Cutting boards: They may be white plastic and not especially attractive, but these cutting boards are very utilitarian (and easier than wood boards to wash).
Since restaurant supply stores gear their wares towards professional chefs (hence the name), they often have gadgets outside the tool kit of the typical home cook. While it can be hard to justify purchasing single-use items, when they’re this affordable, they may very well be worth it (if you have the space to store them, that is).
Kitchen shears: From snipping open packages of frozen peas to slicing pizzas to cutting herbs, kitchen shears come in handy in all sorts of situations.
Metal dough scraper: For the avid bread baker or baker in general these are super helpful. Not only do they make dividing dough crazy easy, for, say, a braided challah or rolls, but they are also helpful for de-doughing countertops.
Plastic dough scraper: A million times better than a spatula for getting that last bit of cake batter out of the bowl.
Heat-proof spatula: You might be asking, why would I need a heat-proof spatula? Until you get one yourself. These babies are like wooden spoons that get in every nook and cranny of your pan, plus they’re great for making scrambled eggs. And they don’t absorb any flavor!
Food mill: If you find yourself making large batches of tomato sauce or mashed potatoes on a semi-regular basis, it is extremely helpful.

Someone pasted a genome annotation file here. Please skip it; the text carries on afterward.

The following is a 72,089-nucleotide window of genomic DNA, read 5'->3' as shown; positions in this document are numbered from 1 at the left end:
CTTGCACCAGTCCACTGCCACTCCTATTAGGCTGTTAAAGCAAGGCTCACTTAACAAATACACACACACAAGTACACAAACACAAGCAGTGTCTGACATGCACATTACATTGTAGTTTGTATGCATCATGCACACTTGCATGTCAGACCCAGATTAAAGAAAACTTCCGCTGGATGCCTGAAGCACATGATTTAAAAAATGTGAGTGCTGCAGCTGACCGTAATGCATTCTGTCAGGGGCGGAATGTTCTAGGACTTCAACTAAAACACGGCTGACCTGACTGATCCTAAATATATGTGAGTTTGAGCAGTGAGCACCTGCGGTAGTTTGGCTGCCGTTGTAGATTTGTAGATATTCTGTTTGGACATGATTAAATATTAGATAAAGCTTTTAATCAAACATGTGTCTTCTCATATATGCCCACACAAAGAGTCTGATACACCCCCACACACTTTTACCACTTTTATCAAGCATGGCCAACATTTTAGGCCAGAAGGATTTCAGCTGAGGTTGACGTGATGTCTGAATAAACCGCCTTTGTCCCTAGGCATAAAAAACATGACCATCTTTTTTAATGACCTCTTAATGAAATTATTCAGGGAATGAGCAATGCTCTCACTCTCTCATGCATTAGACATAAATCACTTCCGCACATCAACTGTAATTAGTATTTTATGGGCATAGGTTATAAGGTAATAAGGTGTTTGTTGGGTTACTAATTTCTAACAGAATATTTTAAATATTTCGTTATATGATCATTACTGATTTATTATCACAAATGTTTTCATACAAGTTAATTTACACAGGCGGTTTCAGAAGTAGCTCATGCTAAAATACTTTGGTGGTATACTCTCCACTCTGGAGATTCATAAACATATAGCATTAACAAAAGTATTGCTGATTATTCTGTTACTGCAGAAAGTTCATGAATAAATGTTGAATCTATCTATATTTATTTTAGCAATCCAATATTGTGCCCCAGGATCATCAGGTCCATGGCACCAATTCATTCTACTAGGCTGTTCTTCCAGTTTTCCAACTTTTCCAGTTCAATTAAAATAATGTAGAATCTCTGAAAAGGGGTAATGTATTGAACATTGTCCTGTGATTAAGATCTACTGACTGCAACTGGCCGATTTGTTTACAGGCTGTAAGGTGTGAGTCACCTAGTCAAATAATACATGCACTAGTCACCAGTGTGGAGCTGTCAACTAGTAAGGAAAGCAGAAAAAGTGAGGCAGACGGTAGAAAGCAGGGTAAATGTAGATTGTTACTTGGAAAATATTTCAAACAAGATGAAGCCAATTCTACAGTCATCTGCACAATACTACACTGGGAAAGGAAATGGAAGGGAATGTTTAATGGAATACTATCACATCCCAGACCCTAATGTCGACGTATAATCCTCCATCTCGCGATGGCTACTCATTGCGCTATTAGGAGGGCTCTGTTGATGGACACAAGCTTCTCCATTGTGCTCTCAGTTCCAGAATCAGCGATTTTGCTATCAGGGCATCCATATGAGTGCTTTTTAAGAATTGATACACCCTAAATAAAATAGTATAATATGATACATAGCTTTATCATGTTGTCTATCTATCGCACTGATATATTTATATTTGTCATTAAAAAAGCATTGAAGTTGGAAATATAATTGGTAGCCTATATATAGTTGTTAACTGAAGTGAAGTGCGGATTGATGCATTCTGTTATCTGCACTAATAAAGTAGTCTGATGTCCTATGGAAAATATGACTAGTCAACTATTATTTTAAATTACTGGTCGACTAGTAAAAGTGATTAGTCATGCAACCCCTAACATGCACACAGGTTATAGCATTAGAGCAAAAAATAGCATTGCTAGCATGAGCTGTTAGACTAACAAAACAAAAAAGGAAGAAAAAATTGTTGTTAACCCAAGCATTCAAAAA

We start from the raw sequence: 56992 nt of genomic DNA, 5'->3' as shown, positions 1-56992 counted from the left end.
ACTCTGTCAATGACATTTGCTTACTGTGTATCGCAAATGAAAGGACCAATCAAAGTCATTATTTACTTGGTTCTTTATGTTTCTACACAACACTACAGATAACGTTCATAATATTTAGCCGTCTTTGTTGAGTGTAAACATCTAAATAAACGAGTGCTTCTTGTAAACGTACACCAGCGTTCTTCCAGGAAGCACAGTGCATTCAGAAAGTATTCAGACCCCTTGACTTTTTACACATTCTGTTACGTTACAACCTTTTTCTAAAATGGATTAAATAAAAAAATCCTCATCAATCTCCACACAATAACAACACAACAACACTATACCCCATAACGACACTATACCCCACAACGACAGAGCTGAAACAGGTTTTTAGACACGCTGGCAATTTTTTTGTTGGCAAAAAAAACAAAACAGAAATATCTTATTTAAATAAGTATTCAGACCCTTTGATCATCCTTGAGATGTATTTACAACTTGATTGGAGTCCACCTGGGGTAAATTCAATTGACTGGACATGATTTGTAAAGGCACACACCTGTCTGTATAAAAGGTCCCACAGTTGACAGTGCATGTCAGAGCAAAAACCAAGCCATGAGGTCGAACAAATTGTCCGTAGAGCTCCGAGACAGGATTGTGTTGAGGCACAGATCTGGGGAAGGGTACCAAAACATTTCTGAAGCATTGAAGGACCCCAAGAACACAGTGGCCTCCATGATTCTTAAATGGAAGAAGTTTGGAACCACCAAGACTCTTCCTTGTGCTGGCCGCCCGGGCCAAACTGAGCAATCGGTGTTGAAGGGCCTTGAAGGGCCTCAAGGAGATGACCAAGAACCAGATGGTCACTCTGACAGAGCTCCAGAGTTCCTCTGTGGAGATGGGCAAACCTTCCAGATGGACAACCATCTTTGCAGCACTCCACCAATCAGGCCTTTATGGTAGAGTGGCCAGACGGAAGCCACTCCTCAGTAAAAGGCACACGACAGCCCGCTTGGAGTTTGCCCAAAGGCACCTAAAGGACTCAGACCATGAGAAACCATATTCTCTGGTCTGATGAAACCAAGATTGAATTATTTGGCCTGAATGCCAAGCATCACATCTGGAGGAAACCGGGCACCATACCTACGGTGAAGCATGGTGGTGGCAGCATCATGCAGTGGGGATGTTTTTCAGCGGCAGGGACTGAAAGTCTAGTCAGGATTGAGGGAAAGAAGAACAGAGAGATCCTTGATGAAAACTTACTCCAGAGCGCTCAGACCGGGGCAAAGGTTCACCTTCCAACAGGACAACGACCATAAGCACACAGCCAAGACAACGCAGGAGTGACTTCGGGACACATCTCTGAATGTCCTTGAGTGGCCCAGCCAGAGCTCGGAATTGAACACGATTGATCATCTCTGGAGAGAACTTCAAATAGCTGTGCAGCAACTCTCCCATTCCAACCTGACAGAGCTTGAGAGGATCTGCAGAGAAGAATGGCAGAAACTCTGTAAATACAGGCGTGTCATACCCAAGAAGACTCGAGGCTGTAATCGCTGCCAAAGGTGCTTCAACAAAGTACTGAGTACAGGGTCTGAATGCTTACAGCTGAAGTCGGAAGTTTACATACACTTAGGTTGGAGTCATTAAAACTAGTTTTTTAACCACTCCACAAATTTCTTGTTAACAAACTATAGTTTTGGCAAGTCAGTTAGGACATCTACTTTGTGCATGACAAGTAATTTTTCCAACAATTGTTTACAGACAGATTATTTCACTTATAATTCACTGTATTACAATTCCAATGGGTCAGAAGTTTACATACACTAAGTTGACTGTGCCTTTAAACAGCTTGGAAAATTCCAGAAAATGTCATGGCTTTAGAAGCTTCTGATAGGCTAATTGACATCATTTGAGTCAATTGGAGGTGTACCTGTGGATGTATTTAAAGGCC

Wooden steamer baskets: For those times you make dumplings, or decide to experiment with DIY rice noodles, or just want some simple steamed broccoli.
Spider: The perfect sidekick to all of your fried food adventures ?also useful for grabbing bobbing gnocchi or tortellini.
Asian soup spoons: For your next ramen night, or anytime you want to eat miso soup.
Wooden pizza peel: Sure, you could use a sheet pan to transfer your pizza into the oven, but the pizza peel just has so much more flair.
Aluminum sizzling platter: Since aluminum conducts heat so well, these platters are well-suited to keeping meat (or anything) warm in the oven until you’re ready to eat.
The Price Isn’t Right
These items you may be tempted to buy while you’re at the restaurant supply store, but they’re not markedly less expensive (and, in some cases, they’re actually more expensive) than what you would find at a local store. The price difference, however, is typically marginal, so if you’re feeling like you want to do a one-stop shop, go right ahead and throw these things in your cart:
Plastic-handled, carbon steel workhorse knives
Just Say No
Restaurant supply stores are dens of temptation for cooking nerds, kitchen geeks, and the gadget-obsessed. These are the items you may feel the urge to buy because they are very cool and you could probably impress people, but in reality they are highly impractical. Just say no to:
Giant pots/pans/steamers of all stripes (unless you’re planning a crawfish boil): The storage situation is just a nightmare. You’ll find these pots two years after you buy them in your garage, serving as a den for spiders.
Aluminum jerky shooter : This is a tool to help people make large quantities of jerky at one time. Yes, it’s cool, but no, you probably don’t need it.
Whipped cream dispenser : You can do this by hand, people!
French fry dicers : See above.
Milkshake maker : Just use a blender.